About the Center on Religion and Culture

Located at Fordham’s Lincoln Center campus, the Center on Religion and Culture confronts the questions arising at the intersection of religious traditions and contemporary culture. Drawing on New York’s leading role in intellectual and literary life, the visual and performing arts, politics, media, diplomacy and humanitarian activities, CRC programs aim to promote intellectual enrichment and affirm Fordham’s leadership role as a shaping force in the public discourse.

CRC explores the complex relationship between religion and contemporary life in a manner that advances beyond the caricatures and misapprehensions that often form public perceptions and color media coverage about faith issues. CRC programs directly engage members of the public from the Greater New York area who seek a deeper understanding of religion’s place in society.


Fordham Announces New Director for the Center on Religion and Culture

David Gibson, an award-winning journalist and author with extensive experience covering religion and the Catholic Church in the United States and internationally, has been named the next director of Fordham University’s Center on Religion and Culture. Gibson starts on July 1, and succeeds James P. McCartin, Ph.D., a historian of American Catholicism who returns to full-time teaching after leading the center for six years.

“We would be hard pressed to find someone more uniquely suited than David Gibson as CRC’s next director,” said Joseph M. McShane, S.J., president of Fordham. “He brings to the post a wealth of experience writing about the modern church and the complexities of contemporary religious life in the United States and abroad, experience which will inform our discussions about our past and future.”

“The center is a crucial part of Fordham’s engagement with the intellectual, religious, and spiritual life of New York and beyond, and we look forward to David’s enthusiasm and insights in carrying that mission forward through thought provoking conversations,” added Michael C. McCarthy, S.J., vice president for mission integration and planning.

The center’s longtime program manager, Patricia Bellucci, will continue her invaluable service there.

Located at Fordham’s Lincoln Center campus, the Center on Religion and Culture (CRC) confronts the questions arising at the intersection of religious traditions and contemporary culture. Drawing on New York’s leading role in intellectual and literary life, the visual and performing arts, politics, media, diplomacy and humanitarian activities, CRC programs aim to promote intellectual enrichment and affirm Fordham’s leadership role as a shaping force in the public discourse.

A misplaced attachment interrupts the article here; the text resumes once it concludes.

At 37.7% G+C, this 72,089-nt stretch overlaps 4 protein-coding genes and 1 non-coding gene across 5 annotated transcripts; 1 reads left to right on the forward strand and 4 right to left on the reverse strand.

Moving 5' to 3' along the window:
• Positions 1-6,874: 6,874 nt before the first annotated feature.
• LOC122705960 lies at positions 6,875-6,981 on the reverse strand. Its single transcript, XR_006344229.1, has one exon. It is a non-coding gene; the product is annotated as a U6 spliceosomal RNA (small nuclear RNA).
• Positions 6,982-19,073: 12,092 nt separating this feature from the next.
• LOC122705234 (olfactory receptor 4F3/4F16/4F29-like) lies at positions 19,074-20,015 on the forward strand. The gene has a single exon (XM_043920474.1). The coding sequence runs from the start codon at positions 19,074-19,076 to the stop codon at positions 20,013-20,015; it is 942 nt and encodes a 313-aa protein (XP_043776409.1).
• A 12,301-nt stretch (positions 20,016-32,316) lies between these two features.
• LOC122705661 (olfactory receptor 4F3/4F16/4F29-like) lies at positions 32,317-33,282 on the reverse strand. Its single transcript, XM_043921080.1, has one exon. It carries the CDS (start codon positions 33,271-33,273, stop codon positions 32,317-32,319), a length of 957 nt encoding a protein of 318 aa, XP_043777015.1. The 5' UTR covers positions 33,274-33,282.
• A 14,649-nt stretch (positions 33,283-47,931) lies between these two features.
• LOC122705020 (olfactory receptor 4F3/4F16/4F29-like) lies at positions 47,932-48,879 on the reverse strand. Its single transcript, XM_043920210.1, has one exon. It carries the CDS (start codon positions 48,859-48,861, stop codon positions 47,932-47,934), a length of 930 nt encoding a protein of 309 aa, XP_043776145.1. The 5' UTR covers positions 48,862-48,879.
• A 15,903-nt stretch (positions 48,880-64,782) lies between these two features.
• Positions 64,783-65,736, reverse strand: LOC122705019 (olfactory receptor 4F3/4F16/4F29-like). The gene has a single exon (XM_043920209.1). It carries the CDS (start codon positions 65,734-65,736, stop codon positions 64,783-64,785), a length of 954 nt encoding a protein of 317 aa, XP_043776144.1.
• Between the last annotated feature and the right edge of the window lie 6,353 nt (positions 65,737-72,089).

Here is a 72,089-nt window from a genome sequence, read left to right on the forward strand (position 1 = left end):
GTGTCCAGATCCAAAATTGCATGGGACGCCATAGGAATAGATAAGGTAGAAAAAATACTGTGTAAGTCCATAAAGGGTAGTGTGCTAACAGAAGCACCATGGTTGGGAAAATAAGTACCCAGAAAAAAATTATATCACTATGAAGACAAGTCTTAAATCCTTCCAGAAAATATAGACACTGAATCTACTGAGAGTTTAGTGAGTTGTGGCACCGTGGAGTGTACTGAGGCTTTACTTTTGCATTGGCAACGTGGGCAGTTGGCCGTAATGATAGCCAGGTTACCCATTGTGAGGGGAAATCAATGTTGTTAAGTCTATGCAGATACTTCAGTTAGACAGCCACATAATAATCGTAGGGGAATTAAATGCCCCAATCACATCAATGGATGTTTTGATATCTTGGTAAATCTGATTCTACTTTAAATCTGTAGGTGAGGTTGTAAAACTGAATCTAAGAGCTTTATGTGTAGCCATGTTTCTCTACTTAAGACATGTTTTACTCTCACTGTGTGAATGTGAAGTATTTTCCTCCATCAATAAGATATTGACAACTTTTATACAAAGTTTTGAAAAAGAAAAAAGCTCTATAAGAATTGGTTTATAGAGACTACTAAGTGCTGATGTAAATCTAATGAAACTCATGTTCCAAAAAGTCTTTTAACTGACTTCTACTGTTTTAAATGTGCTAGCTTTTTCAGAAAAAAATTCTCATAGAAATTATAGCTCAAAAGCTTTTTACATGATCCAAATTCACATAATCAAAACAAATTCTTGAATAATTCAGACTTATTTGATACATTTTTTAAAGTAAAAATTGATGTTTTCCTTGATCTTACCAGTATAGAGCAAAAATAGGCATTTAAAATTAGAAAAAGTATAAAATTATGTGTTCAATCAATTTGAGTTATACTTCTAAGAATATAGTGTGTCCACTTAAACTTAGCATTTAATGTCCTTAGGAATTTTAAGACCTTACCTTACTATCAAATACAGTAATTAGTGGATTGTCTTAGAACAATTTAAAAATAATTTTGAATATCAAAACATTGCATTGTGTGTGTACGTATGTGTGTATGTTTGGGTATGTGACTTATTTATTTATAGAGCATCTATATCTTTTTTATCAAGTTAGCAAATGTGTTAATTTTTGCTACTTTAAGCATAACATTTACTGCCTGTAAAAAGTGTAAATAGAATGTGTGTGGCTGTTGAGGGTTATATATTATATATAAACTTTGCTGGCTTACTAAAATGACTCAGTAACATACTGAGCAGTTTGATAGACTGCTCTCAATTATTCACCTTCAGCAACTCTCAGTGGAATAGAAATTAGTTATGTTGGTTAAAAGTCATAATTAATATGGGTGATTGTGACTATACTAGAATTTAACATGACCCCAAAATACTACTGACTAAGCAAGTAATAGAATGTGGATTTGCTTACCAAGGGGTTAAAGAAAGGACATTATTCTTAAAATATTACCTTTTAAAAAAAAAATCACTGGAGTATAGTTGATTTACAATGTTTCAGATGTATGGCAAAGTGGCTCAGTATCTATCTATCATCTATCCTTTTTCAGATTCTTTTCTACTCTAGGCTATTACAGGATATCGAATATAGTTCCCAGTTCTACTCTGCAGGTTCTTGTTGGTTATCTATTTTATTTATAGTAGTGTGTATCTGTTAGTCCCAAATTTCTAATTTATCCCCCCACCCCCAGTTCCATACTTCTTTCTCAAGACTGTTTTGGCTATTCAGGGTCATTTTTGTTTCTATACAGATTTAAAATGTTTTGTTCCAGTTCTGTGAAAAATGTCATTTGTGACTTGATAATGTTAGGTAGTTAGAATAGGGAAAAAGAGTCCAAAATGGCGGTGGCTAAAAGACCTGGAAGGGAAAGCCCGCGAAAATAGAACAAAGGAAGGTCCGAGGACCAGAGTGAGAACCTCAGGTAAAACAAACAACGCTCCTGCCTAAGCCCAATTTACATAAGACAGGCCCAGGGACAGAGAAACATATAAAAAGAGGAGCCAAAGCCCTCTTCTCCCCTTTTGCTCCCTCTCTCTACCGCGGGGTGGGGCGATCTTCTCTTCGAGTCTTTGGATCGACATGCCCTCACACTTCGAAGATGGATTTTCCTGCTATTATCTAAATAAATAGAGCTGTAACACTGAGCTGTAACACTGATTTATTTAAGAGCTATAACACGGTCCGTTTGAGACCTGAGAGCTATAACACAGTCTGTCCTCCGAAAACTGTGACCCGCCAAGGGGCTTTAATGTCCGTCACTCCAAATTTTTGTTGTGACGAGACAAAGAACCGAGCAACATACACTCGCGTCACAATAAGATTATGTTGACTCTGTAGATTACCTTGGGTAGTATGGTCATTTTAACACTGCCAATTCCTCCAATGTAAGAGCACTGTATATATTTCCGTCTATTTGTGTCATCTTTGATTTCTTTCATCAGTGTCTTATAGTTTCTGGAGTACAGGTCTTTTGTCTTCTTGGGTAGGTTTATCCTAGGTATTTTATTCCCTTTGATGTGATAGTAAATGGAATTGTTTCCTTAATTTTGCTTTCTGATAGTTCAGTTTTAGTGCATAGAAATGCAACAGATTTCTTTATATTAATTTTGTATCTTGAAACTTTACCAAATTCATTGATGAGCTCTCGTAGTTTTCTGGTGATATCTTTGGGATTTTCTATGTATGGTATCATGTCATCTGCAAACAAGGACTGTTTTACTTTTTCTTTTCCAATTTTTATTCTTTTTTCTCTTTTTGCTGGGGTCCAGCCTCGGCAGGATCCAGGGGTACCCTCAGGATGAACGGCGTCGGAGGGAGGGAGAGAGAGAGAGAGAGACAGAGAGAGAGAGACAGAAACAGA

The Fordham appointment in a sense brings Gibson full circle: he began his career in journalism working in Rome at Vatican Radio, which is also operated by the Jesuits. During his years there, Gibson covered the Vatican and many of Pope John Paul II’s travels around the world before returning to the United States in 1990. He worked for newspapers in the New York area, wrote for various magazines and national media, such as The New York Times, The Washington Post and The Wall Street Journal, and for Catholic publications like America magazine and Commonweal. He has been honored several times as the nation’s top religion reporter.

Gibson covered the election of Pope Benedict XVI and wrote a widely praised biography, The Rule of Benedict: Pope Benedict XVI and His Battle with the Modern World. As a national reporter for Religion News Service since 2011, he covered the conclave that elected Pope Francis in 2013 as well as the two synods that Francis convened.

In addition to writing several books on the Catholic Church, Gibson also co-authored a book on biblical archaeology, Finding Jesus: Faith. Fact. Forgery, that is the basis of a CNN series of the same name. He co-wrote and co-produced several other documentaries for CNN and the History Channel and he is a frequent television and radio commentator on religion news.

A native of Plainfield, New Jersey, Gibson graduated from Furman University with a degree in European history. He lives with his wife and daughter in Brooklyn.